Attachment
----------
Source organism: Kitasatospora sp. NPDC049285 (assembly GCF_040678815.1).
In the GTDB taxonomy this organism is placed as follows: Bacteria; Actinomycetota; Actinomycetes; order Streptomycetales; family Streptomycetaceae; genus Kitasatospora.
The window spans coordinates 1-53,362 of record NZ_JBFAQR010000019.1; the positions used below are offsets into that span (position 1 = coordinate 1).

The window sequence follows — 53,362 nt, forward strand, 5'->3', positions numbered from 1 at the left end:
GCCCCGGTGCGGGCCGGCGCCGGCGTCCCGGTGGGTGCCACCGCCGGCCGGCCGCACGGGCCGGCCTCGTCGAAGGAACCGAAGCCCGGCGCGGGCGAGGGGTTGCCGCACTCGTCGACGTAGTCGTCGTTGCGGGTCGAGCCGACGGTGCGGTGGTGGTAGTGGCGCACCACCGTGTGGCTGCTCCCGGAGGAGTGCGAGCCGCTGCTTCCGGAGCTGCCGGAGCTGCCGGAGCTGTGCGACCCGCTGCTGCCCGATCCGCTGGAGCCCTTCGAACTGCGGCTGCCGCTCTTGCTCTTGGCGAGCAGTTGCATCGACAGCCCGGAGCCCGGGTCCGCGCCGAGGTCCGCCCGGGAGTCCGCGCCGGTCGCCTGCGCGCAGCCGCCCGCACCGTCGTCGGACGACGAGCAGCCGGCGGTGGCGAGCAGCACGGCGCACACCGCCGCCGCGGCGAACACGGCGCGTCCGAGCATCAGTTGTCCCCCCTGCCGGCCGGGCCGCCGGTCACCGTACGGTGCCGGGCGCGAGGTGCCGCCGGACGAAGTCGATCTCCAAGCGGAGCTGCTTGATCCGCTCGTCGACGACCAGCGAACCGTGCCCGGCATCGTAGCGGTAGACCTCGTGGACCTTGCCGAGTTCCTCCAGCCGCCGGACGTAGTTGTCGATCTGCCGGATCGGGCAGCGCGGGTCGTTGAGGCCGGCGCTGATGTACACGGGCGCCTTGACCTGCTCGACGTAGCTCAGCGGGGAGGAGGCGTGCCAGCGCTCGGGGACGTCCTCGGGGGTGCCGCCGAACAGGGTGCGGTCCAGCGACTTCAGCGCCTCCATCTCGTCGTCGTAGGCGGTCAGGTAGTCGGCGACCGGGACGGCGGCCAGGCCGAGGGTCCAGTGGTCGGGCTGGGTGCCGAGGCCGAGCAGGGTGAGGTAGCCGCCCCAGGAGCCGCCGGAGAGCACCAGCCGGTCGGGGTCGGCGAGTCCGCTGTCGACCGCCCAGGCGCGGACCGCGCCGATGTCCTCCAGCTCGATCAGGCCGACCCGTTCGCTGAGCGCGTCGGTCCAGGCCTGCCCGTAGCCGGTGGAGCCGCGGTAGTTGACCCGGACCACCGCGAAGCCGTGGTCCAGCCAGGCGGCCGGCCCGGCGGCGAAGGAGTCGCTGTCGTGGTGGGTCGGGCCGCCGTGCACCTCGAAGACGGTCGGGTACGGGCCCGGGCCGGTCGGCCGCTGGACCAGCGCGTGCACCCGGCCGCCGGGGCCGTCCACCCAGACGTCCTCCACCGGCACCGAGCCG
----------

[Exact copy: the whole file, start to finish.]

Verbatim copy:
Source organism: Kitasatospora sp. NPDC049285 (assembly GCF_040678815.1).
In the GTDB taxonomy this organism is placed as follows: Bacteria; Actinomycetota; Actinomycetes; order Streptomycetales; family Streptomycetaceae; genus Kitasatospora.
The window spans coordinates 1-53,362 of record NZ_JBFAQR010000019.1; the positions used below are offsets into that span (position 1 = coordinate 1).

The window sequence follows — 53,362 nt, forward strand, 5'->3', positions numbered from 1 at the left end:
GCCCCGGTGCGGGCCGGCGCCGGCGTCCCGGTGGGTGCCACCGCCGGCCGGCCGCACGGGCCGGCCTCGTCGAAGGAACCGAAGCCCGGCGCGGGCGAGGGGTTGCCGCACTCGTCGACGTAGTCGTCGTTGCGGGTCGAGCCGACGGTGCGGTGGTGGTAGTGGCGCACCACCGTGTGGCTGCTCCCGGAGGAGTGCGAGCCGCTGCTTCCGGAGCTGCCGGAGCTGCCGGAGCTGTGCGACCCGCTGCTGCCCGATCCGCTGGAGCCCTTCGAACTGCGGCTGCCGCTCTTGCTCTTGGCGAGCAGTTGCATCGACAGCCCGGAGCCCGGGTCCGCGCCGAGGTCCGCCCGGGAGTCCGCGCCGGTCGCCTGCGCGCAGCCGCCCGCACCGTCGTCGGACGACGAGCAGCCGGCGGTGGCGAGCAGCACGGCGCACACCGCCGCCGCGGCGAACACGGCGCGTCCGAGCATCAGTTGTCCCCCCTGCCGGCCGGGCCGCCGGTCACCGTACGGTGCCGGGCGCGAGGTGCCGCCGGACGAAGTCGATCTCCAAGCGGAGCTGCTTGATCCGCTCGTCGACGACCAGCGAACCGTGCCCGGCATCGTAGCGGTAGACCTCGTGGACCTTGCCGAGTTCCTCCAGCCGCCGGACGTAGTTGTCGATCTGCCGGATCGGGCAGCGCGGGTCGTTGAGGCCGGCGCTGATGTACACGGGCGCCTTGACCTGCTCGACGTAGCTCAGCGGGGAGGAGGCGTGCCAGCGCTCGGGGACGTCCTCGGGGGTGCCGCCGAACAGGGTGCGGTCCAGCGACTTCAGCGCCTCCATCTCGTCGTCGTAGGCGGTCAGGTAGTCGGCGACCGGGACGGCGGCCAGGCCGAGGGTCCAGTGGTCGGGCTGGGTGCCGAGGCCGAGCAGGGTGAGGTAGCCGCCCCAGGAGCCGCCGGAGAGCACCAGCCGGTCGGGGTCGGCGAGTCCGCTGTCGACCGCCCAGGCGCGGACCGCGCCGATGTCCTCCAGCTCGATCAGGCCGACCCGTTCGCTGAGCGCGTCGGTCCAGGCCTGCCCGTAGCCGGTGGAGCCGCGGTAGTTGACCCGGACCACCGCGAAGCCGTGGTCCAGCCAGGCGGCCGGCCCGGCGGCGAAGGAGTCGCTGTCGTGGTGGGTCGGGCCGCCGTGCACCTCGAAGACGGTCGGGTACGGGCCCGGGCCGGTCGGCCGCTGGACCAGCGCGTGCACCCGGCCGCCGGGGCCGTCCACCCAGACGTCCTCCACCGGCACCGAGCCG